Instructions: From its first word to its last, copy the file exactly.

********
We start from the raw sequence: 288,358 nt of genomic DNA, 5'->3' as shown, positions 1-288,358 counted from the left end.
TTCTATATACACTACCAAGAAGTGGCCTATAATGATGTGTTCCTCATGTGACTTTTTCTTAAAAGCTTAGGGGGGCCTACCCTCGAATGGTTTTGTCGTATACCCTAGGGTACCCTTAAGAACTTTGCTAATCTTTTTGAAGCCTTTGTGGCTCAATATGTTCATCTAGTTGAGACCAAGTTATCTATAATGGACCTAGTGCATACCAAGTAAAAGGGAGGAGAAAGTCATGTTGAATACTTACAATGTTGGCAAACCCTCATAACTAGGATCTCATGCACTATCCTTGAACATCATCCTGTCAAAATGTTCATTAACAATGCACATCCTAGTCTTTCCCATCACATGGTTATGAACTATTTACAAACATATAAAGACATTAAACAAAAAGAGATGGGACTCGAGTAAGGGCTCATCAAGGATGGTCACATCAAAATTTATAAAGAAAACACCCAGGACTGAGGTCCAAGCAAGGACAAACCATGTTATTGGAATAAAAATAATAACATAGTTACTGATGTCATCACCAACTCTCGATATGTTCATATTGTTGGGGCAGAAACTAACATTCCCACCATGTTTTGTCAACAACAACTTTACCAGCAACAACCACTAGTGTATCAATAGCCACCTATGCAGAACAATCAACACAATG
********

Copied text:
We start from the raw sequence: 288,358 nt of genomic DNA, 5'->3' as shown, positions 1-288,358 counted from the left end.
TTCTATATACACTACCAAGAAGTGGCCTATAATGATGTGTTCCTCATGTGACTTTTTCTTAAAAGCTTAGGGGGGCCTACCCTCGAATGGTTTTGTCGTATACCCTAGGGTACCCTTAAGAACTTTGCTAATCTTTTTGAAGCCTTTGTGGCTCAATATGTTCATCTAGTTGAGACCAAGTTATCTATAATGGACCTAGTGCATACCAAGTAAAAGGGAGGAGAAAGTCATGTTGAATACTTACAATGTTGGCAAACCCTCATAACTAGGATCTCATGCACTATCCTTGAACATCATCCTGTCAAAATGTTCATTAACAATGCACATCCTAGTCTTTCCCATCACATGGTTATGAACTATTTACAAACATATAAAGACATTAAACAAAAAGAGATGGGACTCGAGTAAGGGCTCATCAAGGATGGTCACATCAAAATTTATAAAGAAAACACCCAGGACTGAGGTCCAAGCAAGGACAAACCATGTTATTGGAATAAAAATAATAACATAGTTACTGATGTCATCACCAACTCTCGATATGTTCATATTGTTGGGGCAGAAACTAACATTCCCACCATGTTTTGTCAACAACAACTTTACCAGCAACAACCACTAGTGTATCAATAGCCACCTATGCAGAACAATCAACACAATG